There was no ‘period’ however, just the sludge that time, but Aunty was right that was the beginning – my periods came shortly afterwards, my confidence with the situation, did not.

I don’t know why I found it so hard. Aunty was so open and accessible to me but I couldn’t bring myself to be honest about this one thing. I think also having an older sister who I saw as cool, mature and terrifying didn’t help either. I was so sensitive about it all that the last thing I wanted was for her to tease me. Also I loved my aunty but I hadn’t been living with her for long, I didn’t quite see her as a mother figure yet and that could maybe explain why I found it so hard to open up about it.

Not being able to be open at home did become a huge problem. After my mother died I didn’t cry and get upset like my sister did, I hid all of it. So much so that my body had to find its own way to deal with stress, and it came in the form of mild brain tremors or as I liked to call them ‘mad moments’.

I used to get these mad moments when around lots of people. The best way for me to describe them to you is that moment where you have drunk too much and your head starts to spin. Well, when slightly intimidated, over-whelmed or nervous this would happen to me. My Aunty was the only person I really spoke to about it – there was nothing embarrassing about it, it just scared me and I didn’t understand why it was happening. This mixed with my periods starting was a lot to take on, my body and my mind were changing and I wasn’t in control of any of it.

I remember the mad moments mostly happening around the Sunday lunch table. We’d have lots of people over and half way through lunch I would come over all peculiar and glaze over. Sometimes Aunty would spot it and take me out of the room to bring me back around. I could always sense that she was worried because nothing ever seemed to fluster her calm, but she moved quite quickly on these occasions.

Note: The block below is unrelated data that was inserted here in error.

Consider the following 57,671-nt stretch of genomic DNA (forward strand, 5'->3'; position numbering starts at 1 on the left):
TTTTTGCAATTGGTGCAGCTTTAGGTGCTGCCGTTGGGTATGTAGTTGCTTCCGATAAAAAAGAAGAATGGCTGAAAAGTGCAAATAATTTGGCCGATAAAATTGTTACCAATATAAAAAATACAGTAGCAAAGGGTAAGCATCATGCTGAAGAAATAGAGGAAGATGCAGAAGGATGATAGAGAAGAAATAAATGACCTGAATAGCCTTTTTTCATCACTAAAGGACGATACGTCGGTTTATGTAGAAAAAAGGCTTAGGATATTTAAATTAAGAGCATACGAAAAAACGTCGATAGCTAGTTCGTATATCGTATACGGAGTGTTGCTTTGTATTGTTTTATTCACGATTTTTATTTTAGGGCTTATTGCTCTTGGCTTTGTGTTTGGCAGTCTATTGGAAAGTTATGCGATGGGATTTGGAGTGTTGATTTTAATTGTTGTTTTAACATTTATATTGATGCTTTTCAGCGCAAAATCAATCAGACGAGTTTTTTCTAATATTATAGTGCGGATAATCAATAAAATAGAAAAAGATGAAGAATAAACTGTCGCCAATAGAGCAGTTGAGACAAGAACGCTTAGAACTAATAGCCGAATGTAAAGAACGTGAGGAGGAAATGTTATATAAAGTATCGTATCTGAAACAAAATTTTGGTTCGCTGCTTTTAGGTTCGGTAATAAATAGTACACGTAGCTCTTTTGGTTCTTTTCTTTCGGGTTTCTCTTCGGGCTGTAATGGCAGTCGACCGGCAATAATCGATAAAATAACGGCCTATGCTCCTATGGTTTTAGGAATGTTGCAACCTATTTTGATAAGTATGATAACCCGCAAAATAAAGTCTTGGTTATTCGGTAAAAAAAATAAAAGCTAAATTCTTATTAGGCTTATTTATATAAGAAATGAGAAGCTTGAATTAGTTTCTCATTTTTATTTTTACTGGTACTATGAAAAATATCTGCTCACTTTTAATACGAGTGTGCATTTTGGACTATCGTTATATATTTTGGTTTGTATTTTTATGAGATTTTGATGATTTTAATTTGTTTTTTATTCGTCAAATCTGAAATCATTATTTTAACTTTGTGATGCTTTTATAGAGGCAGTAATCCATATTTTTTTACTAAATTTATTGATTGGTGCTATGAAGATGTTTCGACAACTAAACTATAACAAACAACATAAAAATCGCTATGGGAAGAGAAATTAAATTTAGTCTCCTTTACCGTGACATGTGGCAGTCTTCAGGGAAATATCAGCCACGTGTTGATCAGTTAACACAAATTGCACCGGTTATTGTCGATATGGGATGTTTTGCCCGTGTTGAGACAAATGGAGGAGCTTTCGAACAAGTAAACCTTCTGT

One night at Girl Guides (why I was there I do not know, The girl Guides sucked then and they suck now, not my thing at ALL!) I was about to cycle home when I had one of my funny turns. I told Brown Squirrel (or whatever she was called) and she said ‘I will drive you home, I think you might have epilepsy’.

‘I THINK YOU MIGHT HAVE EPILEPSY??’ Stupid woman! You can imagine what happened next? I RAN into the house screaming ‘I am epileptic, I am epileptic’. My aunty almost fainted and by 10am the next day I was sitting in a doctors surgery with a light shining in my eye.

The doctor agreed, the symptoms were of epilepsy. I was put on pills called Epilam and that was that.

The problem was the pills made my periods really erratic. They had been pretty regular since they started and now they were all over the place. Why was this a problem? Well, I was too embarrassed to tell anyone wasn’t I? This made the mad moments a little worse for a while, as the stress of lying about taking my pills scared me but I couldn’t handle the inconsistency it was causing in my ovaries, so I stopped taking them and lied. I distinctly remember being less scared of a seizure than I was of having to look someone in the eye and talk about periods.

I am not sure of the length of time was that I pretended to keep taking the pills, but I remember another doctors appointment a while later that it was resolved I wasn’t epileptic at all, instead it was my bodies way of coping with distress and the upset of losing my mother. When I heard this I remember shutting myself in my bedroom and trying to make myself cry because I thought that would make me normal, but I couldn’t. I was neither epileptic or able to access emotion so my body gave me the effects of alcoholism by making me momentarily mad and detached, exactly like the effects of being drunk. Luckily this wasn’t a feeling I enjoyed, so despite how much I love drinking socially now, I have never turned to alcohol to cope with my feelings to try and achieve the same level of separation as I used to during my moments of madness.

To be Continued…